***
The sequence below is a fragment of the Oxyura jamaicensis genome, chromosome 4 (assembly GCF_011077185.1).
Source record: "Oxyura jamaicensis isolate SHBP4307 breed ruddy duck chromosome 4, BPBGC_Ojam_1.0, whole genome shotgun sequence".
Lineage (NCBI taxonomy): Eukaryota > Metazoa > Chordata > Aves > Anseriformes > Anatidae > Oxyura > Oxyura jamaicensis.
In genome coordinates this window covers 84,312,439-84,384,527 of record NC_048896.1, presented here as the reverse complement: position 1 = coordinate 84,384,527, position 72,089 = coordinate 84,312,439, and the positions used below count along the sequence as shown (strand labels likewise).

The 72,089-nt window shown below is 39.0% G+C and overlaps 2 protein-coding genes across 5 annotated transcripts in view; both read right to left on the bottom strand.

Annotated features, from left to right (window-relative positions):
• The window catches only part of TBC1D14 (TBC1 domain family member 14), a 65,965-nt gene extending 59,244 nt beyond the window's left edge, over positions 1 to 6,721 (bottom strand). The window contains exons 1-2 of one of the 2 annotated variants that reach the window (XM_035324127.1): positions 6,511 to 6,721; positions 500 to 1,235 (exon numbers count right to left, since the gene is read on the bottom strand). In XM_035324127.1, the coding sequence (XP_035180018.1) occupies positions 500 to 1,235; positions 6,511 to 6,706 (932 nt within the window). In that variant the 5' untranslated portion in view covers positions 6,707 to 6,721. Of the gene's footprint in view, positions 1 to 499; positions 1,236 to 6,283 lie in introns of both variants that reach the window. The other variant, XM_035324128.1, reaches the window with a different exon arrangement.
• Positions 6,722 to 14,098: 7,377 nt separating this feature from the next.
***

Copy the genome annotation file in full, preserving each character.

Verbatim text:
The sequence below is a fragment of the Oxyura jamaicensis genome, chromosome 4 (assembly GCF_011077185.1).
Source record: "Oxyura jamaicensis isolate SHBP4307 breed ruddy duck chromosome 4, BPBGC_Ojam_1.0, whole genome shotgun sequence".
Lineage (NCBI taxonomy): Eukaryota > Metazoa > Chordata > Aves > Anseriformes > Anatidae > Oxyura > Oxyura jamaicensis.
In genome coordinates this window covers 84,312,439-84,384,527 of record NC_048896.1, presented here as the reverse complement: position 1 = coordinate 84,384,527, position 72,089 = coordinate 84,312,439, and the positions used below count along the sequence as shown (strand labels likewise).

The 72,089-nt window shown below is 39.0% G+C and overlaps 2 protein-coding genes across 5 annotated transcripts in view; both read right to left on the bottom strand.

Annotated features, from left to right (window-relative positions):
• The window catches only part of TBC1D14 (TBC1 domain family member 14), a 65,965-nt gene extending 59,244 nt beyond the window's left edge, over positions 1 to 6,721 (bottom strand). The window contains exons 1-2 of one of the 2 annotated variants that reach the window (XM_035324127.1): positions 6,511 to 6,721; positions 500 to 1,235 (exon numbers count right to left, since the gene is read on the bottom strand). In XM_035324127.1, the coding sequence (XP_035180018.1) occupies positions 500 to 1,235; positions 6,511 to 6,706 (932 nt within the window). In that variant the 5' untranslated portion in view covers positions 6,707 to 6,721. Of the gene's footprint in view, positions 1 to 499; positions 1,236 to 6,283 lie in introns of both variants that reach the window. The other variant, XM_035324128.1, reaches the window with a different exon arrangement.
• Positions 6,722 to 14,098: 7,377 nt separating this feature from the next.